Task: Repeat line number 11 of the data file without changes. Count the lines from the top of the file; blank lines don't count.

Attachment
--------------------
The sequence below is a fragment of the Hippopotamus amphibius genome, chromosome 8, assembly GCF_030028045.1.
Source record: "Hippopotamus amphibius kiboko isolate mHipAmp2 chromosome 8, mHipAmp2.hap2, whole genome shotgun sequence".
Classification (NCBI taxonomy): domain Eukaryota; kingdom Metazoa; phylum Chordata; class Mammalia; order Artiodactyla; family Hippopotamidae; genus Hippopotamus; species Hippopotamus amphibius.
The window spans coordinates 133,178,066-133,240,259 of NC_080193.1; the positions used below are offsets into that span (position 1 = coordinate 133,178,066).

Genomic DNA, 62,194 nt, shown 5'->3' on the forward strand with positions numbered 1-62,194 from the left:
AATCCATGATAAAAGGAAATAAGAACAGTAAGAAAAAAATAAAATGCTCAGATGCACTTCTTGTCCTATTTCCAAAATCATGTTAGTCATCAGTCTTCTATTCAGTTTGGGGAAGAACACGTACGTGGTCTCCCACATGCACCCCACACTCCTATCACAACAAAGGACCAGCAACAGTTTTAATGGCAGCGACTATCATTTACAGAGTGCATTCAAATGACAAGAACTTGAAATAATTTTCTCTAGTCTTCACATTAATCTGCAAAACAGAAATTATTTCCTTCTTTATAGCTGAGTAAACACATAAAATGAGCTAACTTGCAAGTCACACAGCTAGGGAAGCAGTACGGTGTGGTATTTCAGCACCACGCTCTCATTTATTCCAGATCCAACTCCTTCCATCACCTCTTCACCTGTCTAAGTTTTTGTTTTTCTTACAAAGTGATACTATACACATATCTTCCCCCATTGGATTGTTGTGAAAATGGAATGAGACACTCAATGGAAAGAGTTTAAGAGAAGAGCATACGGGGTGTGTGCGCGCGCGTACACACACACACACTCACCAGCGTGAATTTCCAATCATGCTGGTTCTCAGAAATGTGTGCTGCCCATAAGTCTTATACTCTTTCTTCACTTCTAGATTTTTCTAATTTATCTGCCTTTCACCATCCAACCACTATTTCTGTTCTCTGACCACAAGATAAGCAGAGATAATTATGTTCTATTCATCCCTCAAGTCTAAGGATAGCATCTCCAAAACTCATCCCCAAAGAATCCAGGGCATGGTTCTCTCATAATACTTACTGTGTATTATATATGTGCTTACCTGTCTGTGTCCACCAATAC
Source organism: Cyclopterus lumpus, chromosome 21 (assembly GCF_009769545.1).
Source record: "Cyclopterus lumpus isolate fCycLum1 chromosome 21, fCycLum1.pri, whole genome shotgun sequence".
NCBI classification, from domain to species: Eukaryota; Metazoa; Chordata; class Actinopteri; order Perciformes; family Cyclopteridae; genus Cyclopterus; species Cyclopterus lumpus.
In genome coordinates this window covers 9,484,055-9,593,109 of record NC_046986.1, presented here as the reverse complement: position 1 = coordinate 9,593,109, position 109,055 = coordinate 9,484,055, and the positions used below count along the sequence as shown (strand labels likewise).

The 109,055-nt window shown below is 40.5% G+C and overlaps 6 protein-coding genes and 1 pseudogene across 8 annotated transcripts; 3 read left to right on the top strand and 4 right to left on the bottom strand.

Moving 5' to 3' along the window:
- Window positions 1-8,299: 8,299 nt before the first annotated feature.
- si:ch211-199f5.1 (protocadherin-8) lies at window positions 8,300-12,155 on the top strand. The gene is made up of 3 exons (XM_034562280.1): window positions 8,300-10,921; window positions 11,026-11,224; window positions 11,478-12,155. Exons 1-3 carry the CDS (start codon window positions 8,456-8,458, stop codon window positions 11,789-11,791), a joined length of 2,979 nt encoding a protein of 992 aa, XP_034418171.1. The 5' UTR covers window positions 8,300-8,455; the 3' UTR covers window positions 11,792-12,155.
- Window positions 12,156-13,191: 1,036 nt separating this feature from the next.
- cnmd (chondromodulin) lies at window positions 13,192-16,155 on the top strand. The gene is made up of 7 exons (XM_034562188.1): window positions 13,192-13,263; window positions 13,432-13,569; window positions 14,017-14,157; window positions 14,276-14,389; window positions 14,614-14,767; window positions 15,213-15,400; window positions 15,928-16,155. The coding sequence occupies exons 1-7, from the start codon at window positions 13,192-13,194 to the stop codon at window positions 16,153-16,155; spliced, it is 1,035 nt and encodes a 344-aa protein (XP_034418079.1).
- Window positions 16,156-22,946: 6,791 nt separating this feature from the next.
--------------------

The 109,055-nt window shown below is 40.5% G+C and overlaps 6 protein-coding genes and 1 pseudogene across 8 annotated transcripts; 3 read left to right on the top strand and 4 right to left on the bottom strand.